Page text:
Bowers "The Power of Light-driven Computing"
The U.S. is winning a global battle for domination in integrated photonics and manufacturers embracing AI and ML will benefit, according to ECE Prof. & Acting CEO of AIM Photonics, John Bowers
"AIM Photonics will give already-exploding AI/ML shot in the arm"
Excerpt from the Smart Manufacturing magazine article
This is thanks in part to The American Institute for Manufacturing Integrated Photonics (AIM), a Manufacturing USA innovation institute that the Obama administration stood up in 2014.
“The chips that Intel and Broadcom announced recently are 25-terabyte-per-second chips, so that’s 25,000 gigabytes/second, or 25 million megabytes/second,” John Bowers said. “That’s how much data each of them processes. It lets your networks just keep getting faster and more complex, so they can handle more data.
“Where that really matters is for things that involve AI and machine learning (ML). They take huge amounts of computing capacity,” he said. “And for data centers to be able to handle that, they need this much higher capacity,” which is partly due to the fact that capacity of an optical fiber is 1,000 times that of an electrical wire, and that the signal loss in fiber optics is “about 1,000 times lower than electrical wires.”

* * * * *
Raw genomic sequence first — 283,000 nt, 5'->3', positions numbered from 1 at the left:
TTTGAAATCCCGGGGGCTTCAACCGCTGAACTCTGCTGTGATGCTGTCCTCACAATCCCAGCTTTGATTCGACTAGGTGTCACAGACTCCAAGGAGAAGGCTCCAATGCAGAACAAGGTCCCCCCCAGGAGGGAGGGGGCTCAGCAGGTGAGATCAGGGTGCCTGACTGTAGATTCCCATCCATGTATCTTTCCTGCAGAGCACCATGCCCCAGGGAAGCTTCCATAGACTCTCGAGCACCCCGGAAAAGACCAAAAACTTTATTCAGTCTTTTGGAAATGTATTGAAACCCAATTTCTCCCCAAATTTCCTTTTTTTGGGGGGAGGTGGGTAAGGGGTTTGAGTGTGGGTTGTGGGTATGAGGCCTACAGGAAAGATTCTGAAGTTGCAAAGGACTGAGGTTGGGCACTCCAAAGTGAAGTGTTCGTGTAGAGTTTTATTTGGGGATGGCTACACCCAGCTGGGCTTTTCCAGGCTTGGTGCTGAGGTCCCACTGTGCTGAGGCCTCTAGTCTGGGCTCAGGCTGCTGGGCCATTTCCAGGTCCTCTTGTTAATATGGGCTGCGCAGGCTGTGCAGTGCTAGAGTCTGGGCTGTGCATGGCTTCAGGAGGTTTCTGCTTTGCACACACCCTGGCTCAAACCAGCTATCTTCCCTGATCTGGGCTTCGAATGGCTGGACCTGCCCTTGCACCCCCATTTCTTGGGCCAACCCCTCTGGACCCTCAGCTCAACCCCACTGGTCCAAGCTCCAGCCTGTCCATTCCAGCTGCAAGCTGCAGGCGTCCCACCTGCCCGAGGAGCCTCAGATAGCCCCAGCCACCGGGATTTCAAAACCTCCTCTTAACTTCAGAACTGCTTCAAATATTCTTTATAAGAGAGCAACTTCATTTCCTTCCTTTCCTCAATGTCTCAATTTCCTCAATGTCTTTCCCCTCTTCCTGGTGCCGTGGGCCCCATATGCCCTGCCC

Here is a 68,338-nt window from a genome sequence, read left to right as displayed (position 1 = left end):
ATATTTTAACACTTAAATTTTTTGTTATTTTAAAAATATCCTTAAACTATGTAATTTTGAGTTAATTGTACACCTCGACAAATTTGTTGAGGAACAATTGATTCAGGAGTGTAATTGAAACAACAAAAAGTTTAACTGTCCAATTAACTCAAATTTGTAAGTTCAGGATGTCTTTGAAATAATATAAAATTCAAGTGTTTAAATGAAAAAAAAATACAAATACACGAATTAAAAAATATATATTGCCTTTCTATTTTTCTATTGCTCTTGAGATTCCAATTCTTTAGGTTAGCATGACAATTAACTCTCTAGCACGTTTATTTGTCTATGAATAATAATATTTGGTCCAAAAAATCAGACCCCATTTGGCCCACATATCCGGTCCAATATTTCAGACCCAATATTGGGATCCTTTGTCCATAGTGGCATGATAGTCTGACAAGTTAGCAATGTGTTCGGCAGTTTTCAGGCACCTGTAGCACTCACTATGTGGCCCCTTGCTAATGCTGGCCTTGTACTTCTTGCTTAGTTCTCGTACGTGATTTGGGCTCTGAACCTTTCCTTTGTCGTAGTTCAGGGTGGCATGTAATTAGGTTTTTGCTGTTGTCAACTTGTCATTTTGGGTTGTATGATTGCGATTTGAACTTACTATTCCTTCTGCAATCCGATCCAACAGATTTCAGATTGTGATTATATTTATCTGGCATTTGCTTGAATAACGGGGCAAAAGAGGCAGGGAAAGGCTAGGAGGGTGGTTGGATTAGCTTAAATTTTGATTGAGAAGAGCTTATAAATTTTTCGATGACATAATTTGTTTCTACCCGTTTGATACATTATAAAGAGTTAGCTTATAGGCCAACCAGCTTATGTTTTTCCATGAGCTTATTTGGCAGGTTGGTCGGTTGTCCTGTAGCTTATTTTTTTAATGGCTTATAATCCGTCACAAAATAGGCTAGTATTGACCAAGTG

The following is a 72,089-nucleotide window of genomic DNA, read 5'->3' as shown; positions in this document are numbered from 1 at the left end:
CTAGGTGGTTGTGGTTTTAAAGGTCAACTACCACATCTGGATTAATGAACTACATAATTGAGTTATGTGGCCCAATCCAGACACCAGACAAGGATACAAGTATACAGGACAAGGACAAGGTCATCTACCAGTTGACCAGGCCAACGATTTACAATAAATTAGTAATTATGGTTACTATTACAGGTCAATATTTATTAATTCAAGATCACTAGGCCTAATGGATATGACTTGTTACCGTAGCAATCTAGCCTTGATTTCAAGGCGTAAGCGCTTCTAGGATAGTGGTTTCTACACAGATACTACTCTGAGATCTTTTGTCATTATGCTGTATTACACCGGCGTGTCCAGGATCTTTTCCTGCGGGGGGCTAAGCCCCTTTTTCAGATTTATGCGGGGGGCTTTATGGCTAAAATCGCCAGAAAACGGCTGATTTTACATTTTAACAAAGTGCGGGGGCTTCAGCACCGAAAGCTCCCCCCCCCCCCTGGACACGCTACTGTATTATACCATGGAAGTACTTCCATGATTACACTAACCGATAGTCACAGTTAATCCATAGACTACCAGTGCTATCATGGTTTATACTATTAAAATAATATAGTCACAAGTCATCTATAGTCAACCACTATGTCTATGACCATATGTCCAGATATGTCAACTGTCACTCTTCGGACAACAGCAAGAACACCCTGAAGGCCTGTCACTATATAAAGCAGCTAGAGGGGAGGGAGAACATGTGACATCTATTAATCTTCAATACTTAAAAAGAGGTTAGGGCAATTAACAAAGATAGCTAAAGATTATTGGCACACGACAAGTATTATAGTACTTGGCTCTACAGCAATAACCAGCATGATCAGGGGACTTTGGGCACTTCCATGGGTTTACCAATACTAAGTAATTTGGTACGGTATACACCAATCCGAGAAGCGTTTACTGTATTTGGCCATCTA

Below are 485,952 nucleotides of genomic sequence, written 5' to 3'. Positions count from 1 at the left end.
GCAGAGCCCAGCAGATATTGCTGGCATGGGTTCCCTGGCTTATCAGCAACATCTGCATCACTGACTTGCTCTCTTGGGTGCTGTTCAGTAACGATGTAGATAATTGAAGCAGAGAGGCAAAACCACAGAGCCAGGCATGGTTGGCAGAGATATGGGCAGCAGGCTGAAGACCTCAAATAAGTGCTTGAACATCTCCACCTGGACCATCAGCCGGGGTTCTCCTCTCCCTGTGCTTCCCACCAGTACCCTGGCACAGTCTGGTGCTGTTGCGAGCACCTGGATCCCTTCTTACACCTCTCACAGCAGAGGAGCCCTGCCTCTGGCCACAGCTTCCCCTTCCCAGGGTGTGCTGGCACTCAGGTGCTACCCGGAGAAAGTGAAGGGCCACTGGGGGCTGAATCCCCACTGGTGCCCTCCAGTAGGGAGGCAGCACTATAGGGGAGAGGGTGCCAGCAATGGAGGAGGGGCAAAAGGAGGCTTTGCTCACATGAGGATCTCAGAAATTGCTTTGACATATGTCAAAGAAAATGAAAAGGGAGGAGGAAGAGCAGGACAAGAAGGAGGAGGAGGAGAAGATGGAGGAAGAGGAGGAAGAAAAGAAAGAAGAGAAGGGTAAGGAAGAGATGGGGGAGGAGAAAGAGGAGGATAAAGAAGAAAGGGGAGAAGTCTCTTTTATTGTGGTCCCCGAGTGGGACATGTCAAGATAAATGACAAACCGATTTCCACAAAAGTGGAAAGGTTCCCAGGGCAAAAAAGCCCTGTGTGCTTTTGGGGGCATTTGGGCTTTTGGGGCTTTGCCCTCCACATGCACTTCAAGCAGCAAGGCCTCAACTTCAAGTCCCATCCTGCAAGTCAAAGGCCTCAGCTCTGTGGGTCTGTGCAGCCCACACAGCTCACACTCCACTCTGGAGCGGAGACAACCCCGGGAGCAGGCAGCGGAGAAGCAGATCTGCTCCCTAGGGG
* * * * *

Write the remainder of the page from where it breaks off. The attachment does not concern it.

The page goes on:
To get to the point of building terabyte chips alongside industry partners like Intel and Broadcom, AIM Photonics has played a leading role in three dramatic shifts in the making of microchips.
First, researchers at U.C. Santa Barbara (UCSB), an AIM Photonics member, working with Intel made history when they “developed the technology to integrate lasers onto photonic integrated circuits (PICs),” Bowers said. UCSB then teamed up with Intel to integrate lasers onto PICs. “Intel is now making photonic integrated circuits.”
Second, the institute is challenging the norm of making PICs using materials like indium phosphide or gallium arsenide or gallium nitride. “They’re so-called III-V materials, meaning column three, column five of the periodic table. And those materials are very efficient light emitters,” he said.
“The photonic integrated circuit industry has been entirely based on indium phosphide and these III-V materials” but researchers at AIM Photonics are leading the switch to silicon, he added.
To be sure, there are “big efforts” to do the same—which means making photonic integrated circuits in a fully automated CMOS (complementary metal oxide semiconductor) foundry—in Asia and Europe, including at AI specialist IMEC, Bowers said. “It’s a global race. And I would say Intel is leading the commercial end of it, and AIM is leading the research end of it.”
One of AIM’s central goals is “to make photonic integrated circuits the same way electronic-integrated circuits are made,” he said.
On this front, Taiwan Semiconductor Manufacturing Co is nibbling at Intel’s heels.
It is exactly the sort of situation U.S. President Joe Biden spoke to in 2014 as he announced the formation of AIM Photonics: Then-Vice President Biden noted that the U.S. used to lead in photonics and telecommunications—but that after 2000 there was a big collapse and much of the manufacturing for photonics got sent to Asia because it was very labor-intensive, Bowers recalled. “The decision was made to have an institute in integrated photonic circuits” in order to leapfrog similar efforts around the world.